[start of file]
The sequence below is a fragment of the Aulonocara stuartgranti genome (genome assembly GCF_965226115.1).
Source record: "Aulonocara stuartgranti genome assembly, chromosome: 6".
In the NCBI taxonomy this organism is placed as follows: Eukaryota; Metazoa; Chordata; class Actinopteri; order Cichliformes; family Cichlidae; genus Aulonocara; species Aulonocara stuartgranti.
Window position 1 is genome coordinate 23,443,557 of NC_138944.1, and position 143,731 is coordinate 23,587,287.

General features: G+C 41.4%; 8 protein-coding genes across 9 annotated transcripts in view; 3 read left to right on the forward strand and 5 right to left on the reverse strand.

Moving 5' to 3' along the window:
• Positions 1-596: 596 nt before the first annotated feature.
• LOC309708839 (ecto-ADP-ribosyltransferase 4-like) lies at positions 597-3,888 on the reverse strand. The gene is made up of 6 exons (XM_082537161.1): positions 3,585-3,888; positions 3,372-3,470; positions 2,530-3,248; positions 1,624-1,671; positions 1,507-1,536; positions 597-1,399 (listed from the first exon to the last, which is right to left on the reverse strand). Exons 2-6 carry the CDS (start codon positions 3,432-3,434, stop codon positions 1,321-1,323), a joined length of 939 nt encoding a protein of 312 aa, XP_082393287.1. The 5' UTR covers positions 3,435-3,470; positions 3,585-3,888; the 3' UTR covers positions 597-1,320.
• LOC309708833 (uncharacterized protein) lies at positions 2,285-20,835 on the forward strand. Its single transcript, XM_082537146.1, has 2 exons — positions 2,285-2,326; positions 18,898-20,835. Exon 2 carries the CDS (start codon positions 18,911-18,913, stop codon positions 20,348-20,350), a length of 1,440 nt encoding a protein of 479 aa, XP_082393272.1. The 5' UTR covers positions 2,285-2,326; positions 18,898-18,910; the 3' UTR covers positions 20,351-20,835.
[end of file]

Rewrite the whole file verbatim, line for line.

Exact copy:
The sequence below is a fragment of the Aulonocara stuartgranti genome (genome assembly GCF_965226115.1).
Source record: "Aulonocara stuartgranti genome assembly, chromosome: 6".
In the NCBI taxonomy this organism is placed as follows: Eukaryota; Metazoa; Chordata; class Actinopteri; order Cichliformes; family Cichlidae; genus Aulonocara; species Aulonocara stuartgranti.
Window position 1 is genome coordinate 23,443,557 of NC_138944.1, and position 143,731 is coordinate 23,587,287.

General features: G+C 41.4%; 8 protein-coding genes across 9 annotated transcripts in view; 3 read left to right on the forward strand and 5 right to left on the reverse strand.

Moving 5' to 3' along the window:
• Positions 1-596: 596 nt before the first annotated feature.
• LOC309708839 (ecto-ADP-ribosyltransferase 4-like) lies at positions 597-3,888 on the reverse strand. The gene is made up of 6 exons (XM_082537161.1): positions 3,585-3,888; positions 3,372-3,470; positions 2,530-3,248; positions 1,624-1,671; positions 1,507-1,536; positions 597-1,399 (listed from the first exon to the last, which is right to left on the reverse strand). Exons 2-6 carry the CDS (start codon positions 3,432-3,434, stop codon positions 1,321-1,323), a joined length of 939 nt encoding a protein of 312 aa, XP_082393287.1. The 5' UTR covers positions 3,435-3,470; positions 3,585-3,888; the 3' UTR covers positions 597-1,320.
• LOC309708833 (uncharacterized protein) lies at positions 2,285-20,835 on the forward strand. Its single transcript, XM_082537146.1, has 2 exons — positions 2,285-2,326; positions 18,898-20,835. Exon 2 carries the CDS (start codon positions 18,911-18,913, stop codon positions 20,348-20,350), a length of 1,440 nt encoding a protein of 479 aa, XP_082393272.1. The 5' UTR covers positions 2,285-2,326; positions 18,898-18,910; the 3' UTR covers positions 20,351-20,835.